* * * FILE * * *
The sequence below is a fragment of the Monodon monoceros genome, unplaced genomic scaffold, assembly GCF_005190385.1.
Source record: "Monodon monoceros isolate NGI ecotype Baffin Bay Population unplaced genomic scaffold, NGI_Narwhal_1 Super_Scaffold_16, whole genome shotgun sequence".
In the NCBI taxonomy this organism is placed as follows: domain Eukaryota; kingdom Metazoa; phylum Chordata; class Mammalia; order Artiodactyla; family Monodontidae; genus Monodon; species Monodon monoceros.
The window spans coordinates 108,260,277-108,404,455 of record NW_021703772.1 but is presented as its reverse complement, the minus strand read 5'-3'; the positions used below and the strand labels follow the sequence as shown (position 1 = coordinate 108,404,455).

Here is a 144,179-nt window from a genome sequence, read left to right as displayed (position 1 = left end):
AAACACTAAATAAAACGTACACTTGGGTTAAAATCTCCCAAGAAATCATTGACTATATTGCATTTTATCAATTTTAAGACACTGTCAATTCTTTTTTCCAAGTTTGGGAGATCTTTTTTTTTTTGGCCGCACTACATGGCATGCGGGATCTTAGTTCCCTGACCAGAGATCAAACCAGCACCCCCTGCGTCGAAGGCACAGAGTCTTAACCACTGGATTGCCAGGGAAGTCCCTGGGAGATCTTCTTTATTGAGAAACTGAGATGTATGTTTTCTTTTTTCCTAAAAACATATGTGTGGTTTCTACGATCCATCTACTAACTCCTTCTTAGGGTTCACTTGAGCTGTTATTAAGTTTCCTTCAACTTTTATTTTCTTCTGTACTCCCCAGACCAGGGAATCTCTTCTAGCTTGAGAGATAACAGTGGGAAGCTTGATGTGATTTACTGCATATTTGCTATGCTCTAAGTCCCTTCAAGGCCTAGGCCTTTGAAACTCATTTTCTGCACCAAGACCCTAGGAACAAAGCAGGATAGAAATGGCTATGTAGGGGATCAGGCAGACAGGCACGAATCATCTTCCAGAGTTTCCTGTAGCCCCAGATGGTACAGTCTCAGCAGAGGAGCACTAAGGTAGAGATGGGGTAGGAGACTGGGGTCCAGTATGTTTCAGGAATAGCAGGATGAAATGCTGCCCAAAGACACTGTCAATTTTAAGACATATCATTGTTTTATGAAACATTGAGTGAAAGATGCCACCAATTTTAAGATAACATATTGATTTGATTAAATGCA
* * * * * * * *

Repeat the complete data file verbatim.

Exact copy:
The sequence below is a fragment of the Monodon monoceros genome, unplaced genomic scaffold, assembly GCF_005190385.1.
Source record: "Monodon monoceros isolate NGI ecotype Baffin Bay Population unplaced genomic scaffold, NGI_Narwhal_1 Super_Scaffold_16, whole genome shotgun sequence".
In the NCBI taxonomy this organism is placed as follows: domain Eukaryota; kingdom Metazoa; phylum Chordata; class Mammalia; order Artiodactyla; family Monodontidae; genus Monodon; species Monodon monoceros.
The window spans coordinates 108,260,277-108,404,455 of record NW_021703772.1 but is presented as its reverse complement, the minus strand read 5'-3'; the positions used below and the strand labels follow the sequence as shown (position 1 = coordinate 108,404,455).

Here is a 144,179-nt window from a genome sequence, read left to right as displayed (position 1 = left end):
AAACACTAAATAAAACGTACACTTGGGTTAAAATCTCCCAAGAAATCATTGACTATATTGCATTTTATCAATTTTAAGACACTGTCAATTCTTTTTTCCAAGTTTGGGAGATCTTTTTTTTTTTGGCCGCACTACATGGCATGCGGGATCTTAGTTCCCTGACCAGAGATCAAACCAGCACCCCCTGCGTCGAAGGCACAGAGTCTTAACCACTGGATTGCCAGGGAAGTCCCTGGGAGATCTTCTTTATTGAGAAACTGAGATGTATGTTTTCTTTTTTCCTAAAAACATATGTGTGGTTTCTACGATCCATCTACTAACTCCTTCTTAGGGTTCACTTGAGCTGTTATTAAGTTTCCTTCAACTTTTATTTTCTTCTGTACTCCCCAGACCAGGGAATCTCTTCTAGCTTGAGAGATAACAGTGGGAAGCTTGATGTGATTTACTGCATATTTGCTATGCTCTAAGTCCCTTCAAGGCCTAGGCCTTTGAAACTCATTTTCTGCACCAAGACCCTAGGAACAAAGCAGGATAGAAATGGCTATGTAGGGGATCAGGCAGACAGGCACGAATCATCTTCCAGAGTTTCCTGTAGCCCCAGATGGTACAGTCTCAGCAGAGGAGCACTAAGGTAGAGATGGGGTAGGAGACTGGGGTCCAGTATGTTTCAGGAATAGCAGGATGAAATGCTGCCCAAAGACACTGTCAATTTTAAGACATATCATTGTTTTATGAAACATTGAGTGAAAGATGCCACCAATTTTAAGATAACATATTGATTTGATTAAATGCA